Retrospective assessment of barriers and access to genetic services for hereditary cancer syndromes in an integrated health care delivery system

Hered Cancer Clin Pract. 2022 Feb 10;20(1):7. doi: 10.1186/s13053-022-00213-5.


Background: A critical step in access to genetic testing for hereditary cancer syndromes is referral for genetic counseling to assess personal and family risk. Individuals meeting testing guidelines have the greatest need to be evaluated. However, referrals to genetics are underutilized in US patients with hereditary cancer syndromes, especially within traditionally underserved populations, including racial and ethnic minorities, low-income, and non-English speaking patients.

Methods: We studied existing processes for referral to genetic evaluation and testing for hereditary cancer risk to identify areas of potential improvement in delivering these services, especially for traditionally underserved patients. We conducted a retrospective review of 820 referrals to the Kaiser Permanente Northwest (KPNW) genetics department containing diagnosis codes for hereditary cancer risk. We classified referrals as high- or low-quality based on whether sufficient information was provided to determine if patients met national practice guidelines for testing. Through chart abstraction, we also assessed consistency with practice guidelines, whether the referral resulted in a visit to the genetics department for evaluation, and clinical characteristics of patients receiving genetic testing.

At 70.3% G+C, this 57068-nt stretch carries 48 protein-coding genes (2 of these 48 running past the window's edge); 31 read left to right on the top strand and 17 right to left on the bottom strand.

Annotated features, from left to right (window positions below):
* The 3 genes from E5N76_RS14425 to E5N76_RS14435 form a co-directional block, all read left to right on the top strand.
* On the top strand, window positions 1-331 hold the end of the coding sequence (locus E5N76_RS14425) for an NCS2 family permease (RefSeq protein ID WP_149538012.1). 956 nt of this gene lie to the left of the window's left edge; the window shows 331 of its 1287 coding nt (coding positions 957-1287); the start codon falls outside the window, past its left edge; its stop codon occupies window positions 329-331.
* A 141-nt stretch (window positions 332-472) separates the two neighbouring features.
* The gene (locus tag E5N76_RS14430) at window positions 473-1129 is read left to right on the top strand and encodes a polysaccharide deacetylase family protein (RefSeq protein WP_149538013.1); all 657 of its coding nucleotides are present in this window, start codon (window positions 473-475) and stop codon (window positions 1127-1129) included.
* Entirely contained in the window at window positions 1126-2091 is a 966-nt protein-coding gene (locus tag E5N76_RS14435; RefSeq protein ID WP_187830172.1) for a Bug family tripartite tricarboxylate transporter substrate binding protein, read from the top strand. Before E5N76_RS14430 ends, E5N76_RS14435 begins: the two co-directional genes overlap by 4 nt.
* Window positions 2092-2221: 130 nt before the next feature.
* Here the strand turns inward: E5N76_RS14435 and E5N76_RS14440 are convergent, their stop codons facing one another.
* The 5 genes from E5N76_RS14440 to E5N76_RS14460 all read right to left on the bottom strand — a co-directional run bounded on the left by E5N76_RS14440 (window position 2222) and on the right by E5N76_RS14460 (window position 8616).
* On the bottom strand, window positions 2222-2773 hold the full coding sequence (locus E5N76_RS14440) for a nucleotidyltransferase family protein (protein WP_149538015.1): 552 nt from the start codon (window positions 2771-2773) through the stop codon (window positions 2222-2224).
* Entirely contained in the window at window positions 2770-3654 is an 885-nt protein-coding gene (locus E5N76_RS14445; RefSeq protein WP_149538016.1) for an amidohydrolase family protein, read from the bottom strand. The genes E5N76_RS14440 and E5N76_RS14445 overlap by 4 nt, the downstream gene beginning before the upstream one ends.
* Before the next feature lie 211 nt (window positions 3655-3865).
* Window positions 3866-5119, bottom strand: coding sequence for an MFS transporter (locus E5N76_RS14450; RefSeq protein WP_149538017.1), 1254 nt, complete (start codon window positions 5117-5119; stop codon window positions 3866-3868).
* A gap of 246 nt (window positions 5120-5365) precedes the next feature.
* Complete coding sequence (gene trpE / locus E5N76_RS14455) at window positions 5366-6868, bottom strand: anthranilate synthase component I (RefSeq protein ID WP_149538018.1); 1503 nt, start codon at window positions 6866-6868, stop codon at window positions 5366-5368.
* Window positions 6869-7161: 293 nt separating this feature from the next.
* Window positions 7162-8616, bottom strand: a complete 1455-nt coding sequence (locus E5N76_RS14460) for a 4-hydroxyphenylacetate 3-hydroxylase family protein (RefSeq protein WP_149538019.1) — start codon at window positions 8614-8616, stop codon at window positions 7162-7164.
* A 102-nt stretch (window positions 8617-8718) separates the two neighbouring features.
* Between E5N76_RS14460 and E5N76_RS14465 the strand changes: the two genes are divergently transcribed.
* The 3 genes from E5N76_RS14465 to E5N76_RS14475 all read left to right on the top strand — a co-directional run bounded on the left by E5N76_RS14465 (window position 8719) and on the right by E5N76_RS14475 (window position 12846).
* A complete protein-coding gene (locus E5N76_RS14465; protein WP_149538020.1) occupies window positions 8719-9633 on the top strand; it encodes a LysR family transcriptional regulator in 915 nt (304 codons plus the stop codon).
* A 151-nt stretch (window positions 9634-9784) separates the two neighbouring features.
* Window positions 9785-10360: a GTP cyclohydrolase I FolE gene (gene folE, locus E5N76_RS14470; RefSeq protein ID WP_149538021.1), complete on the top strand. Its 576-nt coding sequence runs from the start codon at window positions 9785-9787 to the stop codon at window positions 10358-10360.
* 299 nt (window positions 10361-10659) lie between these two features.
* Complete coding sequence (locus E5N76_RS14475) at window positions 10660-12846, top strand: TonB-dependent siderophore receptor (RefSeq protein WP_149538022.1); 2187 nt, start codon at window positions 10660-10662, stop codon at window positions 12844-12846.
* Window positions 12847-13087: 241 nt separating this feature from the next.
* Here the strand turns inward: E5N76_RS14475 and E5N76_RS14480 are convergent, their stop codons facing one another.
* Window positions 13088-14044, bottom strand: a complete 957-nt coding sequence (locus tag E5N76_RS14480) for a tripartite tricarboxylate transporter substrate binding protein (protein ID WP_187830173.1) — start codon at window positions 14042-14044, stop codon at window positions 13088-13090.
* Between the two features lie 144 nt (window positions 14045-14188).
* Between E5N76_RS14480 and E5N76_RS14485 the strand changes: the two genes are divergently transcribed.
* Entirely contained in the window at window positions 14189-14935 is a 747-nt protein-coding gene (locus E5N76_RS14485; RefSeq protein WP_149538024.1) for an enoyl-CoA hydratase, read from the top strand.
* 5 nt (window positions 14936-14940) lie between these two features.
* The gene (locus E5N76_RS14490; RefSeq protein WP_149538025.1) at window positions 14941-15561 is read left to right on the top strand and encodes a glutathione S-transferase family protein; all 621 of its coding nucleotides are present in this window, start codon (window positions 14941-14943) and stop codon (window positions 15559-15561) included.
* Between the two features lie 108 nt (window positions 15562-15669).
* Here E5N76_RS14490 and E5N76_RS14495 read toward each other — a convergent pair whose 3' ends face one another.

Results: Most referrals (n = 514, 63%) contained sufficient information to assess the appropriateness of referral; of those, 92% met practice guidelines for genetic testing. Half of referred patients (50%) were not offered genetic evaluation; only 31% received genetic testing. We identified several barriers to receiving genetic evaluation and testing, the biggest barrier being completion of a family history form sent to patients following the referral. Those with a referral consistent with testing guidelines, were more likely to receive genetic testing than those without (39% vs. 29%, respectively; p = 0.0058). Traditionally underserved patients were underrepresented in those receiving genetic evaluation and testing relative to the overall adult KPNW population.

Conclusions: Process improvements are needed to increase access to genetic services to diagnose hereditary cancer syndromes prior to development of cancer.

Keywords: Genetic evaluation; Genetic referrals; Genetic testing; Hereditary breast and ovarian cancer; Lynch syndrome.